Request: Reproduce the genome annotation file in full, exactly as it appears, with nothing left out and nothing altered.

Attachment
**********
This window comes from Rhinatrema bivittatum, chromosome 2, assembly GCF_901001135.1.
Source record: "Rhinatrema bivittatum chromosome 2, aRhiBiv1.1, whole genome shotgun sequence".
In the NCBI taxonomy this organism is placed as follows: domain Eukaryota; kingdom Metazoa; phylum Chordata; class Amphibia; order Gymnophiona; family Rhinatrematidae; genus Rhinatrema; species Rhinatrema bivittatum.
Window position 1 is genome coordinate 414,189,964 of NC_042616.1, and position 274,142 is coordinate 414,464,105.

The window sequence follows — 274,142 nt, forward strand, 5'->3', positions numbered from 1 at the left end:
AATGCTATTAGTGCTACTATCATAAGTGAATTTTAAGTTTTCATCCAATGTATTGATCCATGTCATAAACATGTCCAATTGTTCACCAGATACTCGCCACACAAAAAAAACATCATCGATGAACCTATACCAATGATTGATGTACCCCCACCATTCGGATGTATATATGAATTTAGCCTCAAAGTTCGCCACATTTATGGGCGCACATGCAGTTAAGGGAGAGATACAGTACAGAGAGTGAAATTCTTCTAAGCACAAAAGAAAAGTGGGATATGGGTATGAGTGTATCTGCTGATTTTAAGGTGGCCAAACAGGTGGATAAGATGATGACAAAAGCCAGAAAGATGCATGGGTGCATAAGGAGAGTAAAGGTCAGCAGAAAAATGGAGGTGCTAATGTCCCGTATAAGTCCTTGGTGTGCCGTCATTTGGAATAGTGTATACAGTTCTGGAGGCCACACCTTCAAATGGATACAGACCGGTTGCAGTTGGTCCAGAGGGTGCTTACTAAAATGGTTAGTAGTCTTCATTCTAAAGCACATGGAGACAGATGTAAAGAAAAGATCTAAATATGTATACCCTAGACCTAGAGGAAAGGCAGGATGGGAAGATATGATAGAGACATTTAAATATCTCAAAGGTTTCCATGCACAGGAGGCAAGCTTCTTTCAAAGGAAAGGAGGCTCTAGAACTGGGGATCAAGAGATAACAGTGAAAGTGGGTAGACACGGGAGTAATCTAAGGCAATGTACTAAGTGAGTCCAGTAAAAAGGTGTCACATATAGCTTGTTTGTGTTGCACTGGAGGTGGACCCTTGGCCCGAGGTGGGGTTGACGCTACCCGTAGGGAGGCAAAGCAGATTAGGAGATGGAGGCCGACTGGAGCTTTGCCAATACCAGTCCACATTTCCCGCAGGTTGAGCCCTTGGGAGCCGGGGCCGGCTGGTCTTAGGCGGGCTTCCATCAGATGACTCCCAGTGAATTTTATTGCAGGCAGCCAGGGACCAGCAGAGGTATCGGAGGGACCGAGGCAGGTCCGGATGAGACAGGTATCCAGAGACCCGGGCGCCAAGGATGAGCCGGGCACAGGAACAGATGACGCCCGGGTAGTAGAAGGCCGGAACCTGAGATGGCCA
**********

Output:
This window comes from Rhinatrema bivittatum, chromosome 2, assembly GCF_901001135.1.
Source record: "Rhinatrema bivittatum chromosome 2, aRhiBiv1.1, whole genome shotgun sequence".
In the NCBI taxonomy this organism is placed as follows: domain Eukaryota; kingdom Metazoa; phylum Chordata; class Amphibia; order Gymnophiona; family Rhinatrematidae; genus Rhinatrema; species Rhinatrema bivittatum.
Window position 1 is genome coordinate 414,189,964 of NC_042616.1, and position 274,142 is coordinate 414,464,105.

The window sequence follows — 274,142 nt, forward strand, 5'->3', positions numbered from 1 at the left end:
AATGCTATTAGTGCTACTATCATAAGTGAATTTTAAGTTTTCATCCAATGTATTGATCCATGTCATAAACATGTCCAATTGTTCACCAGATACTCGCCACACAAAAAAAACATCATCGATGAACCTATACCAATGATTGATGTACCCCCACCATTCGGATGTATATATGAATTTAGCCTCAAAGTTCGCCACATTTATGGGCGCACATGCAGTTAAGGGAGAGATACAGTACAGAGAGTGAAATTCTTCTAAGCACAAAAGAAAAGTGGGATATGGGTATGAGTGTATCTGCTGATTTTAAGGTGGCCAAACAGGTGGATAAGATGATGACAAAAGCCAGAAAGATGCATGGGTGCATAAGGAGAGTAAAGGTCAGCAGAAAAATGGAGGTGCTAATGTCCCGTATAAGTCCTTGGTGTGCCGTCATTTGGAATAGTGTATACAGTTCTGGAGGCCACACCTTCAAATGGATACAGACCGGTTGCAGTTGGTCCAGAGGGTGCTTACTAAAATGGTTAGTAGTCTTCATTCTAAAGCACATGGAGACAGATGTAAAGAAAAGATCTAAATATGTATACCCTAGACCTAGAGGAAAGGCAGGATGGGAAGATATGATAGAGACATTTAAATATCTCAAAGGTTTCCATGCACAGGAGGCAAGCTTCTTTCAAAGGAAAGGAGGCTCTAGAACTGGGGATCAAGAGATAACAGTGAAAGTGGGTAGACACGGGAGTAATCTAAGGCAATGTACTAAGTGAGTCCAGTAAAAAGGTGTCACATATAGCTTGTTTGTGTTGCACTGGAGGTGGACCCTTGGCCCGAGGTGGGGTTGACGCTACCCGTAGGGAGGCAAAGCAGATTAGGAGATGGAGGCCGACTGGAGCTTTGCCAATACCAGTCCACATTTCCCGCAGGTTGAGCCCTTGGGAGCCGGGGCCGGCTGGTCTTAGGCGGGCTTCCATCAGATGACTCCCAGTGAATTTTATTGCAGGCAGCCAGGGACCAGCAGAGGTATCGGAGGGACCGAGGCAGGTCCGGATGAGACAGGTATCCAGAGACCCGGGCGCCAAGGATGAGCCGGGCACAGGAACAGATGACGCCCGGGTAGTAGAAGGCCGGAACCTGAGATGGCCA